With Indiana poised to move forward to adopt new definitions for how to qualify for its high school diplomas, parents and educators are still concerned about what it could mean for kids with special needs and other learning barriers.

Jason Bearce, with the Commission on Higher Education, said upping requirements is intended, in part, satisfy the needs of employers seeking workers who have more math skills. In each new diploma option, two to four more credits of math are required, which could equal one or two more years of study. Many states are moving toward diplomas that require more credits and more challenging coursework, Bearce said.

In 2014 Bearce said state legislators asked the Indiana Career Council to recommend how to improve the state’s diplomas. Today’s special meeting of the Indiana State Board of Education was to consider recommendations, which include offering just three diploma types instead of four while adding new required coursework.

“We’re not really talking about monstrous change in terms of what we expect from students,” Bearce said. “Colleges and employers for the most part speak with fairly consistent voice on this.”

Under the plan, there would be a “college and career ready” diploma, an “honors” diploma or a “workforce ready diploma” starting for kids who are high school freshmen in 2018. Currently there are four diploma options: General, Core 40, Core 40 honors and career and technical honors diplomas.

“The wide range of diploma options now is confusing,” Bearce said. “It’s confusing to students, it’s confusing to parents and sometimes, it even makes counselor’s jobs more difficult. A lot of this is about simplifying the process.”

But parents and educators still think the new options just don’t fit for some students. Beatriz Joyce, the mother of a kindergartner who has Down syndrome, said she wants her daughter to have every opportunity in her education — and that includes the chance to earn a high school diploma. Dropping the general diploma could make that much more difficult.

“Like everyone else she has her strengths and weakness, and we have high expectations for her,” Joyce told the board. “She might not be able to become a doctor or teacher, but I will be happy to know that at the very least she will be able to participate and get a high school diploma.”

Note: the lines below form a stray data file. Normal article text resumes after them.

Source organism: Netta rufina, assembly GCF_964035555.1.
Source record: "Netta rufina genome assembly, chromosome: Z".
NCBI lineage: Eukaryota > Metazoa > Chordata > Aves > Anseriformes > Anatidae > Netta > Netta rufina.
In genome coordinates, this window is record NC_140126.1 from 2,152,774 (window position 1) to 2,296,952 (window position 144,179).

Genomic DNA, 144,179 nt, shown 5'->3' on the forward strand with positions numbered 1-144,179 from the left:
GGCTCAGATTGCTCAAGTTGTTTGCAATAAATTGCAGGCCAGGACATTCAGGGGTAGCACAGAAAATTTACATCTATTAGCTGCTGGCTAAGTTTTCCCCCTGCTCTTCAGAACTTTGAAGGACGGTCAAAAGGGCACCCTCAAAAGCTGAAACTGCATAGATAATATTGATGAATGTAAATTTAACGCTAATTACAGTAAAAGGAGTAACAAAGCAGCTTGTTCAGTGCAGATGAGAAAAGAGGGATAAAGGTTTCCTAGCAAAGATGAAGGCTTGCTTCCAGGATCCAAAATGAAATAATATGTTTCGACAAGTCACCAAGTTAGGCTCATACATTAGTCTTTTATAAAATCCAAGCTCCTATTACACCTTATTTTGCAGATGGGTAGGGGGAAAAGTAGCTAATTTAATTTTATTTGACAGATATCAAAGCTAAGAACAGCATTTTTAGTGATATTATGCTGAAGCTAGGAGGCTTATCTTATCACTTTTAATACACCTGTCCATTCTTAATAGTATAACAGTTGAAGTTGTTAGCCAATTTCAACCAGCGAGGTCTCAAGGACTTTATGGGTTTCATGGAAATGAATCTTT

Indiana state law today doesn’t require all school districts to offer all four diploma options. Some districts only offer the Core 40 diploma, suggested for students who want to go on to four-year colleges or professional fields, as the least-demanding option.

Ritz said a recent survey reported that half of Indiana schools do not offer a general diploma.

Tammy Hurm with the Indiana Council of Administrators of Special Education said the group this year will advocate to the legislature that all schools should offer all diplomas. Some schools today have stopped offering the general diploma, intended for students who will go straight into the workforce, to the frustration of parents like Joyce.

Students who would prefer to earn a general diploma but attend schools that don’t offer it can be stuck finishing school but not earning a diploma. Instead, some earn a just certificate of completion. That can leave them unqualified for future jobs that expect evidence of academic accomplishments.

“If a student has a certificate of completion and is asked a question on job application, ‘do you have a high school diploma?’ can that student answer yes?” board member Vince Bertram asked.

“At this point, no,” said Jenny Berry, a representative from the Indiana Department of Education.

Mike McDivitt, principal at Oak Hill High School, said he doesn’t believe another year of required math makes a diploma more “rigorous,” but creates a hardship for schools that have to provide even more classes without any extra state aid to help pay for those costs, and for students who might already be getting extra help for math.

“Almost all the students at Oak Hill High School that earn a general diploma have already completed three years of high school math,” McDivitt said. “Many enter high school underprepared in Algebra 1, and many take two years to complete that.”

But the majority of students with special needs do graduate with Core 40 diplomas, Bearce said, and he doesn’t believe the new diplomas have to be a barrier to them.

Berry said the diploma committee is looking into how the certificate of completion can be strengthened so students who earn it qualify for a wider range of jobs.

“We want to push Indiana in the right direction, but we don’t want to create something untenable in terms of implementation,” Bearce said.

The diploma committee is scheduled to meet again Friday, Ritz said, and diplomas must be approved by the state board by Dec. 1.